The letter points to other G20 countries that have already authorized more travel – including Germany, France, Italy, the United Kingdom, Switzerland, Spain and Portugal – and a report by the International Air Transport Association (IATA) which suggests “evidence-based, reasonable alternatives” which would replace the 14-day quarantine requirement for any traveler entering the country from abroad.
“Suffice it to say that the situation is becoming more and more urgent,” wrote Dr. Chung. “Canada has made virtually no changes to its quarantine restrictions since mid-March, despite continued improvements containing the spread of the virus in our country and many others.”
He says the restrictions severely affect Air Canada and its staff while the IATA report suggests there is little evidence of in-flight transmission, citing an informal investigation of 18 major airlines in early 2020. He said identified four cases of suspected in-flight transmission, all from passenger to crew, and four other episodes of apparent pilot-to-pilot transmission, stating “no suspected passenger-to-passenger transmission reported by the airline group”.
The Canada Quarantine Act states that the government must act to determine that “no reasonable alternative to prevent the introduction or spread of the disease is available”, by which Chung points to the processes adopted by the United Kingdom. United and the European Union.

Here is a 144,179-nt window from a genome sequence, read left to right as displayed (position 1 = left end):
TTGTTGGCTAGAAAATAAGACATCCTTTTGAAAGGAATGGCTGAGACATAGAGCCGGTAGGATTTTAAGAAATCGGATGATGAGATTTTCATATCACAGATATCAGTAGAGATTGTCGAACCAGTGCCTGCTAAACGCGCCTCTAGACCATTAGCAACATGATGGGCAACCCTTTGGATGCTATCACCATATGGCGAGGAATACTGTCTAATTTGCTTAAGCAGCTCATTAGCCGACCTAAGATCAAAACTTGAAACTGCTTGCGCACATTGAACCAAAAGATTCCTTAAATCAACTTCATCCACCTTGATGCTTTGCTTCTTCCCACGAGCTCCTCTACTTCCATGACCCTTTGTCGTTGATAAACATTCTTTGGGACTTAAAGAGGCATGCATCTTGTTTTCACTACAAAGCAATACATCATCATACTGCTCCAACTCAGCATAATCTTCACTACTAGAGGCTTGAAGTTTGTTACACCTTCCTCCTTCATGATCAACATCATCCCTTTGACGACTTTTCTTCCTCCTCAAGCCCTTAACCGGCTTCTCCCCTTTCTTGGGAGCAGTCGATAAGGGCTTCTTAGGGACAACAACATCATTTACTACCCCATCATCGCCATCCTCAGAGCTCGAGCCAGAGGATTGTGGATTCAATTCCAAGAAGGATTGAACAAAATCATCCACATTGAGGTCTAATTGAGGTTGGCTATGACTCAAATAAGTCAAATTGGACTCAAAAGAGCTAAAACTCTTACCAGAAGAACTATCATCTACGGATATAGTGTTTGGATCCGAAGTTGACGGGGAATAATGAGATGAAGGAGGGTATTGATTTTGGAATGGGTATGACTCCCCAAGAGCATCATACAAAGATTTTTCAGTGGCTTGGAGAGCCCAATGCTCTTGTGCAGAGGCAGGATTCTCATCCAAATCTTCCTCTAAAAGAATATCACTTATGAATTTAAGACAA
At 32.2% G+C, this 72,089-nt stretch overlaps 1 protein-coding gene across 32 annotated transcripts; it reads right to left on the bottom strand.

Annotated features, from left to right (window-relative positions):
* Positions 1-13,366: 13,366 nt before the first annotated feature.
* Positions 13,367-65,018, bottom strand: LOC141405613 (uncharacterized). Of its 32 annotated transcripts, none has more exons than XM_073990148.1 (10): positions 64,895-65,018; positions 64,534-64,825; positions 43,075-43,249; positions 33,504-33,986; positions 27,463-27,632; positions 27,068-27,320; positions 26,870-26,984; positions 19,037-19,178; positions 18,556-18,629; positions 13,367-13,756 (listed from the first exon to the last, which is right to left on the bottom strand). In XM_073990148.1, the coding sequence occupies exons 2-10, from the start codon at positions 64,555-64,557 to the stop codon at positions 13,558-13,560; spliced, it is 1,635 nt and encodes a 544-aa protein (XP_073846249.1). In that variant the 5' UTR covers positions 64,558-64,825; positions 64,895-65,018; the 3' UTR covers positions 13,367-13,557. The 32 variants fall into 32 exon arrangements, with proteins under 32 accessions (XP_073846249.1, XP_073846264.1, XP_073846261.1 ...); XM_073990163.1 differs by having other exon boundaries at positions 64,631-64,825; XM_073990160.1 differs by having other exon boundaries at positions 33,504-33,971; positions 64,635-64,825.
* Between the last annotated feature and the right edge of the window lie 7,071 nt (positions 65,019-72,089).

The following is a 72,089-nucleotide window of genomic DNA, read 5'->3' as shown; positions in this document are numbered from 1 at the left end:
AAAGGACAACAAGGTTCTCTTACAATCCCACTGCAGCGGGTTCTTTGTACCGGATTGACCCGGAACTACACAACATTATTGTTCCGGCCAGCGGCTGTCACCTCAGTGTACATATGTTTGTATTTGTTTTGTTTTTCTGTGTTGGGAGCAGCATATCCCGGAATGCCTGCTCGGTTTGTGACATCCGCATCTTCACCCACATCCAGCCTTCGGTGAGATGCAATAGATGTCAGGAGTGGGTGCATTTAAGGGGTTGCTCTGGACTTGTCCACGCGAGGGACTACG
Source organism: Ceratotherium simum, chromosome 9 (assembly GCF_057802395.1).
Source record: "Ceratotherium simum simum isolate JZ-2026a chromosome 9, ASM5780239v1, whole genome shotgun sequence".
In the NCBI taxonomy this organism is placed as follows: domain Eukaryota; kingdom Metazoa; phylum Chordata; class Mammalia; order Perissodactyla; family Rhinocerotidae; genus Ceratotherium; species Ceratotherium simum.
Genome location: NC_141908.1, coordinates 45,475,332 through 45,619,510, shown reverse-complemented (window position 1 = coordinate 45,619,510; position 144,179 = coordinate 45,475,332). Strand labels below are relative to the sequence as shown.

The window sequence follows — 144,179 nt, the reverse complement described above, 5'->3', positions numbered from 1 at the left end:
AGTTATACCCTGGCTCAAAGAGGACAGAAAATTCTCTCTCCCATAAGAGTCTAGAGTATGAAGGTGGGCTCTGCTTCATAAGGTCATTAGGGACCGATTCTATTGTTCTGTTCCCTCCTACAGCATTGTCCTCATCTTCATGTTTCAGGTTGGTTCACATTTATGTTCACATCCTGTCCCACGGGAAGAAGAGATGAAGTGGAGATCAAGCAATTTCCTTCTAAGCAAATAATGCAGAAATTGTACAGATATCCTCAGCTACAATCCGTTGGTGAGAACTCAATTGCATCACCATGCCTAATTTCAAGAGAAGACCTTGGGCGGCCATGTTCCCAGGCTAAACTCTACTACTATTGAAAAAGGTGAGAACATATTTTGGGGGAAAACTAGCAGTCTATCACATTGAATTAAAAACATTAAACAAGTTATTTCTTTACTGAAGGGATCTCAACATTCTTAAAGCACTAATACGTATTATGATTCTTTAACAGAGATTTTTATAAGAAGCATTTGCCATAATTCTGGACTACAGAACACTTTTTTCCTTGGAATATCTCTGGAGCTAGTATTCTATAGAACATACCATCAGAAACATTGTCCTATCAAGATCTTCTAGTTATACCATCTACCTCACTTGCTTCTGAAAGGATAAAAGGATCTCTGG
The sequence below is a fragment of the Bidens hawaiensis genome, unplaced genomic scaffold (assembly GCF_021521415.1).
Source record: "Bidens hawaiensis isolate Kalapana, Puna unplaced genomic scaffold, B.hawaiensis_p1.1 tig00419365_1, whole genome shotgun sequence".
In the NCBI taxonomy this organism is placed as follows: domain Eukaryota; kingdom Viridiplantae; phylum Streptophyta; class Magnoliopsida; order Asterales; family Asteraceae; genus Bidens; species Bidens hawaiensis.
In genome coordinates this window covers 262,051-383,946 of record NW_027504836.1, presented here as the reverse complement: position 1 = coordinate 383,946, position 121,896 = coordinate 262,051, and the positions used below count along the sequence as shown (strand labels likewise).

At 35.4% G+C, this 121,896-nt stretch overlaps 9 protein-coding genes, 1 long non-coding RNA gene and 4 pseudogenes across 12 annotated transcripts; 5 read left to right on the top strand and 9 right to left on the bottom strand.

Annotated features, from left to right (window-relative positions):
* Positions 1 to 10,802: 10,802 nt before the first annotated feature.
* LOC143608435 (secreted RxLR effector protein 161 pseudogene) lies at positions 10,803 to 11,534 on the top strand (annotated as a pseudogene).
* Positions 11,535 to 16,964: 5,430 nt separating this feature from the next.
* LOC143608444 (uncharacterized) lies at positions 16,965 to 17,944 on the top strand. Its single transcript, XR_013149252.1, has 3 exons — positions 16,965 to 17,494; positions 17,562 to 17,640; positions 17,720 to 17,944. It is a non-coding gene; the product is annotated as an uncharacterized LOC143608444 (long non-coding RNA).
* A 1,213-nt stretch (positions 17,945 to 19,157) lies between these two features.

The EU, which previously suspended free movement agreements between member states, has now adopted a “gradual and coordinated” approach to border crossings and has recommendations on limiting contact between passengers and transport workers, the use of personal protective equipment when traveling, as well as individual recommendations for traveling by plane, train, road and inland waterways.
Chung said that, given the high rate of infection, the company is not currently asking for easing of restrictions at the US border.
Since the start of the pandemic, the airline has announced that changes in the economic situation have led it to lay off up to 60% of its workforce.
In a statement to Daily Hive at the time, Air Canada said that the situation “forced us to cut our schedule by 95% and, according to each indicator we have, our normal traffic levels will not come back any time soon.”
In a report released in May by IATA, the organization said it predicted that the global number of air passengers would not return to normal until at least 2023.
With files from Emily Rumball